U.S. House Supports Bill Against Horse Slaughter
by KRISTEN ARMSTRONG, Staff Writer
|A proposal to ban the slaughter of horses
in the United States for human consumption has cleared a major hurdle in
The U.S. House of Representatives on Sept. 7 passed the “American Horse Slaughter Prevention Act” by a 263-146 vote. The bill now goes to the U.S. Senate for consideration.
The bill, H.R. 503, had more than 200 co-sponsors in the House, and is supported by the Humane Society of the United States.
Currently, three horse slaughterhouses operate in the U.S. Each is foreign owned and exists to feed the lucrative international market for horse meat. According to the USDA, more than 91,000 American horses were slaughtered in the U.S. in 2005.
Horses land in slaughterhouses in a number of ways. Some are stolen for profit. Others end up in the hands of “killer-buyers,” people who attend livestock auctions and take advantage of unsuspecting horse sellers who believe their animals are being sent to a responsible owner.
When merchants of stolen and purchased horses sell to slaughter houses, they often transport the animals in crammed trucks designed for cattle or pigs, giving them little or no food, water or rest, critics say. Many of them reportedly are injured or die during transport.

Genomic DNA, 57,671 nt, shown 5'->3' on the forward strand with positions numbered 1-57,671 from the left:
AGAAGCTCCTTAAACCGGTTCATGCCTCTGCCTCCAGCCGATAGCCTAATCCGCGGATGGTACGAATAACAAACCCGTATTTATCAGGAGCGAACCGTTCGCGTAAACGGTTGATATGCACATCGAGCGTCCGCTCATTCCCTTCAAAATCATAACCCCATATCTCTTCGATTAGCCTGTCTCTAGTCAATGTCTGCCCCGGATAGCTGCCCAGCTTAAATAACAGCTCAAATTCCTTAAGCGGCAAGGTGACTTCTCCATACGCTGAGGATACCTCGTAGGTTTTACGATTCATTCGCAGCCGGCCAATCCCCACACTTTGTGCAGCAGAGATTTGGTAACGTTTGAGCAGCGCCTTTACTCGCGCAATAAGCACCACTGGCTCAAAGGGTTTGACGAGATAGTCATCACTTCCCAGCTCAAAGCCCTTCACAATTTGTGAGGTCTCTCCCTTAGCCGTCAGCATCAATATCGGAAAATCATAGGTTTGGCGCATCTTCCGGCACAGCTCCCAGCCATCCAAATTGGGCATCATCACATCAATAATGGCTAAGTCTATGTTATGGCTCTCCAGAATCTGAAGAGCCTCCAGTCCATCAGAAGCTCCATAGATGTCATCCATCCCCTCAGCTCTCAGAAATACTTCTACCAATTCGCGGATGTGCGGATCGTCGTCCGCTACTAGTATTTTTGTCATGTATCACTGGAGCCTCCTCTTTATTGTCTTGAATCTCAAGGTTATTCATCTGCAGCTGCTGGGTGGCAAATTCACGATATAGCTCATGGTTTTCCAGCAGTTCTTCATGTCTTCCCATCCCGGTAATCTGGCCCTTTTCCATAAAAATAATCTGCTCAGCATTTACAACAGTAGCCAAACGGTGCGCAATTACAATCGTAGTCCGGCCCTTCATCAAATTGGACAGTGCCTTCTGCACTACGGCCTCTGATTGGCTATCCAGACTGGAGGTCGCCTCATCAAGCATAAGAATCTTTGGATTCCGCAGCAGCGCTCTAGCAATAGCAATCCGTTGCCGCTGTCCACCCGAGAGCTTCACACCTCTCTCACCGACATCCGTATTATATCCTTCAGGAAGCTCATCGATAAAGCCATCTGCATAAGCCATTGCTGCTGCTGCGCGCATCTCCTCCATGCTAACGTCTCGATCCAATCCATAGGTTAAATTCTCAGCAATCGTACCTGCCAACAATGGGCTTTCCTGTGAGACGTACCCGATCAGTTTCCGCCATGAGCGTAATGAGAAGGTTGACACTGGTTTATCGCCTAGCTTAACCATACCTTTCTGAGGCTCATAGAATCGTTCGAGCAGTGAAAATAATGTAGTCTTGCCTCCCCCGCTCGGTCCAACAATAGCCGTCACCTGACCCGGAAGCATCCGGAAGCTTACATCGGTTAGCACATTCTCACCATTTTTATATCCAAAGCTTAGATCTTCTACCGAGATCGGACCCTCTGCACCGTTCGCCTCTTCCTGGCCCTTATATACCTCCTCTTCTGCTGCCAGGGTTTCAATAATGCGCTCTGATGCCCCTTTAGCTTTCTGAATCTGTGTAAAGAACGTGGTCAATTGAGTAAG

“This inhumane practice must stop,” said U.S. Rep. Jim Moran, D-8th, who supported passage of the legislation.
The horse has “a special place in hearts of the American people as a majestic creature, symbolizing the American West,” Moran said. “Each year, over 90,000 horses in the U.S. are sent to slaughter so that expensive restaurants in Italy, France, Belgium and Japan can offer what their customers consider a delicacy,”
Moran said most Americans are “repulsed” at the thought of eating horsemeat.
“To allow this practice to continue is simply un-American,” the congressman said.
Supporters of the ban say public opinion is on their side, with 68 percent of those surveyed in one poll opposed to slaughtering horses for food.